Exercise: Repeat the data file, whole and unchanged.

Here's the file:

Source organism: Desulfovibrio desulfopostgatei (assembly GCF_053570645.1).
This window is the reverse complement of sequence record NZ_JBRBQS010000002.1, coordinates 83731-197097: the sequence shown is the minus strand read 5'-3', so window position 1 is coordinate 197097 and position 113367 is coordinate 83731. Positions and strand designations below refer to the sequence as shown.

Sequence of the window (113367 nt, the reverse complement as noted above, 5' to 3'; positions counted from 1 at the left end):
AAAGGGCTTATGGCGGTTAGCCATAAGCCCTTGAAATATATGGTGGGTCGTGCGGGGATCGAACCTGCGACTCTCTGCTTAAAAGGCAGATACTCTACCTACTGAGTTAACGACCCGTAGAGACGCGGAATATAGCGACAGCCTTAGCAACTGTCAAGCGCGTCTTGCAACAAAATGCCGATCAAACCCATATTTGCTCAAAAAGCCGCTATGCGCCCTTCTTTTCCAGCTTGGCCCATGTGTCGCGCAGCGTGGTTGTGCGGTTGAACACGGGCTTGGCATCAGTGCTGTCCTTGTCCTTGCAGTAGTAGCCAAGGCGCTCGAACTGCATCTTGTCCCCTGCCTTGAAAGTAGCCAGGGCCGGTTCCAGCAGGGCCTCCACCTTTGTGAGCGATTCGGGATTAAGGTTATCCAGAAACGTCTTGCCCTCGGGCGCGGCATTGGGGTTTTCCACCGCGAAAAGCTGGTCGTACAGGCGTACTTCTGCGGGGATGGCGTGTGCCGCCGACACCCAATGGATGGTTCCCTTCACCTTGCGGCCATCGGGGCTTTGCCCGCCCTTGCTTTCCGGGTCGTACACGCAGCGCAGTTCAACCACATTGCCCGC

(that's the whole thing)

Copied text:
Source organism: Desulfovibrio desulfopostgatei (assembly GCF_053570645.1).
This window is the reverse complement of sequence record NZ_JBRBQS010000002.1, coordinates 83731-197097: the sequence shown is the minus strand read 5'-3', so window position 1 is coordinate 197097 and position 113367 is coordinate 83731. Positions and strand designations below refer to the sequence as shown.

Sequence of the window (113367 nt, the reverse complement as noted above, 5' to 3'; positions counted from 1 at the left end):
AAAGGGCTTATGGCGGTTAGCCATAAGCCCTTGAAATATATGGTGGGTCGTGCGGGGATCGAACCTGCGACTCTCTGCTTAAAAGGCAGATACTCTACCTACTGAGTTAACGACCCGTAGAGACGCGGAATATAGCGACAGCCTTAGCAACTGTCAAGCGCGTCTTGCAACAAAATGCCGATCAAACCCATATTTGCTCAAAAAGCCGCTATGCGCCCTTCTTTTCCAGCTTGGCCCATGTGTCGCGCAGCGTGGTTGTGCGGTTGAACACGGGCTTGGCATCAGTGCTGTCCTTGTCCTTGCAGTAGTAGCCAAGGCGCTCGAACTGCATCTTGTCCCCTGCCTTGAAAGTAGCCAGGGCCGGTTCCAGCAGGGCCTCCACCTTTGTGAGCGATTCGGGATTAAGGTTATCCAGAAACGTCTTGCCCTCGGGCGCGGCATTGGGGTTTTCCACCGCGAAAAGCTGGTCGTACAGGCGTACTTCTGCGGGGATGGCGTGTGCCGCCGACACCCAATGGATGGTTCCCTTCACCTTGCGGCCATCGGGGCTTTGCCCGCCCTTGCTTTCCGGGTCGTACACGCAGCGCAGTTCAACCACATTGCCCGC